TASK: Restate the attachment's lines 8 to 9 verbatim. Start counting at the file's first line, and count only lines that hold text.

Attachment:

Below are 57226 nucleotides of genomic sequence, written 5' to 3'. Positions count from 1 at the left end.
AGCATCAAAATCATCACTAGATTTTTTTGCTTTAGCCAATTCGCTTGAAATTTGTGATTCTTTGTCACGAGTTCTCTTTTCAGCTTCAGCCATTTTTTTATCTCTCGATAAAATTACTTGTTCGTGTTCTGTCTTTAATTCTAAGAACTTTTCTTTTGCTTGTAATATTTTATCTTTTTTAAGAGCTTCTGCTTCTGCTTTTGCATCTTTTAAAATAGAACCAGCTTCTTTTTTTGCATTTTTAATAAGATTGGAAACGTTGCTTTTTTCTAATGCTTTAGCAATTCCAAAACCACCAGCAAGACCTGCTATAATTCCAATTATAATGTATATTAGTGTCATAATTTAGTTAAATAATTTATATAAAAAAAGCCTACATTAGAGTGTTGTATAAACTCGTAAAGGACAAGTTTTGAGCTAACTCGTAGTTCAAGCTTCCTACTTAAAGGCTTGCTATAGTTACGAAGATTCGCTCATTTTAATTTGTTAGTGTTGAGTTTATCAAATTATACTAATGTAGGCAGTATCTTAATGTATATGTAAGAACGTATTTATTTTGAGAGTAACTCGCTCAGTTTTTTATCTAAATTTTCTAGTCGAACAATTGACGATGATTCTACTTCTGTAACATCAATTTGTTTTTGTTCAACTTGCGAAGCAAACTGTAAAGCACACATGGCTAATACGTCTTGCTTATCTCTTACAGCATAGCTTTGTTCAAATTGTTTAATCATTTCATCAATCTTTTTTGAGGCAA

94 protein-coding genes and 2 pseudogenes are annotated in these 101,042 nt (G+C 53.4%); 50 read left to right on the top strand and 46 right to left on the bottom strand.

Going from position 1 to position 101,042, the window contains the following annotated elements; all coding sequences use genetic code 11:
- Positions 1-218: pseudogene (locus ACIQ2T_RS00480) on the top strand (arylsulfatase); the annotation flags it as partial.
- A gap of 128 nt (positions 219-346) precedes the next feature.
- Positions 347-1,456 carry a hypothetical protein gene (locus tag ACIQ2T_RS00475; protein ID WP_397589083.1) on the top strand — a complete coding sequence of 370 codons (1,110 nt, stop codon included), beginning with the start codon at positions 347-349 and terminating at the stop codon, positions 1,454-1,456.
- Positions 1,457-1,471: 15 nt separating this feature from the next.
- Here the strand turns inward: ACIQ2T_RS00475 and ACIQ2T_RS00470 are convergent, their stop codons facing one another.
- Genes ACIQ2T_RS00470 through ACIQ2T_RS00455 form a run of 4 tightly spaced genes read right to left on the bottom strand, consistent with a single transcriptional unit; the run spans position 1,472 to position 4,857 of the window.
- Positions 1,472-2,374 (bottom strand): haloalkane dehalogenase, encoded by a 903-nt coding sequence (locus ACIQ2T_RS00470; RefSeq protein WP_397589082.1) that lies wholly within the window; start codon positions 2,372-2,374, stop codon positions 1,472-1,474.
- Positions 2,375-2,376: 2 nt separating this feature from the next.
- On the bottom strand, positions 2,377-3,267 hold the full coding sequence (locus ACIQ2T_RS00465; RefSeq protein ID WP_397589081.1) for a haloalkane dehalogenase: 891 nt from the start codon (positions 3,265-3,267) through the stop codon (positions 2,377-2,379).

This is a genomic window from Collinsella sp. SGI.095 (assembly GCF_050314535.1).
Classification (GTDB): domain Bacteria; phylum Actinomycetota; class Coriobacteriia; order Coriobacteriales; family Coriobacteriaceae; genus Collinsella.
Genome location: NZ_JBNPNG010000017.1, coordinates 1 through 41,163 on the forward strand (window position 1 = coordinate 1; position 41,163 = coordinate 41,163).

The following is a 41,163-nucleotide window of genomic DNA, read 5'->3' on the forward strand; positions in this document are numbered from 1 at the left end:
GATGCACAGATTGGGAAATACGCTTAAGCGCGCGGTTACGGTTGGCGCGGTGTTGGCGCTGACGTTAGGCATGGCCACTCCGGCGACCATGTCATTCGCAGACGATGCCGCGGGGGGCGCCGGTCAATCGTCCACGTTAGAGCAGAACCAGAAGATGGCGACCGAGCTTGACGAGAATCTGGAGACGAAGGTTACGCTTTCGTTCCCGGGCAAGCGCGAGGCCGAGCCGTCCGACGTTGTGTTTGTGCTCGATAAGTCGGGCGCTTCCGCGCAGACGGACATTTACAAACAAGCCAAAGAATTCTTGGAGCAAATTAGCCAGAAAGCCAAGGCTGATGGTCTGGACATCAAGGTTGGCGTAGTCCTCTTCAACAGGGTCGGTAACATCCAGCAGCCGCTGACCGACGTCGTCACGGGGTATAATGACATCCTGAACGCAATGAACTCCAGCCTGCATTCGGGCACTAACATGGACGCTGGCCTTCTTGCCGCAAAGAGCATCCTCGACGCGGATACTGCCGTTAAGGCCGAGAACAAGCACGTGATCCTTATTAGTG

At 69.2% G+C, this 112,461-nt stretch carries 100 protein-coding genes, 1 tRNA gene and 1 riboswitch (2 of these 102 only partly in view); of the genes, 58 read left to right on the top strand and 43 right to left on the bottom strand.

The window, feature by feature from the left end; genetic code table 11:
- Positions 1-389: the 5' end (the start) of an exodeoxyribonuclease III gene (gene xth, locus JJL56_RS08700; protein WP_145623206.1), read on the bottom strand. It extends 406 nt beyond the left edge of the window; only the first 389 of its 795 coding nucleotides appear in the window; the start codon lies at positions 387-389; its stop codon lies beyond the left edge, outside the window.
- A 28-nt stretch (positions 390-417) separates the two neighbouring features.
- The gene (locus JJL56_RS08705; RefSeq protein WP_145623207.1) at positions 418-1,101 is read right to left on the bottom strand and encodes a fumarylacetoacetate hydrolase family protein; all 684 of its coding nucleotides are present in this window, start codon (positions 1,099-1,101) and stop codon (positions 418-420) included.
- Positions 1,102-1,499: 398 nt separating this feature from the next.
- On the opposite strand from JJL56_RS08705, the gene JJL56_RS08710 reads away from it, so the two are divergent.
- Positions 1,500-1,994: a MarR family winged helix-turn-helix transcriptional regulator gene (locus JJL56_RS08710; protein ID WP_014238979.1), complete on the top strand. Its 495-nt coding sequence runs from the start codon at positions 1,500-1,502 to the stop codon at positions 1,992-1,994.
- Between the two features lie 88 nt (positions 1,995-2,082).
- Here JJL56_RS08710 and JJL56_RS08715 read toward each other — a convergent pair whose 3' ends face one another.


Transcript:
- Positions 1,457-1,471: 15 nt separating this feature from the next.
- Here the strand turns inward: ACIQ2T_RS00475 and ACIQ2T_RS00470 are convergent, their stop codons facing one another.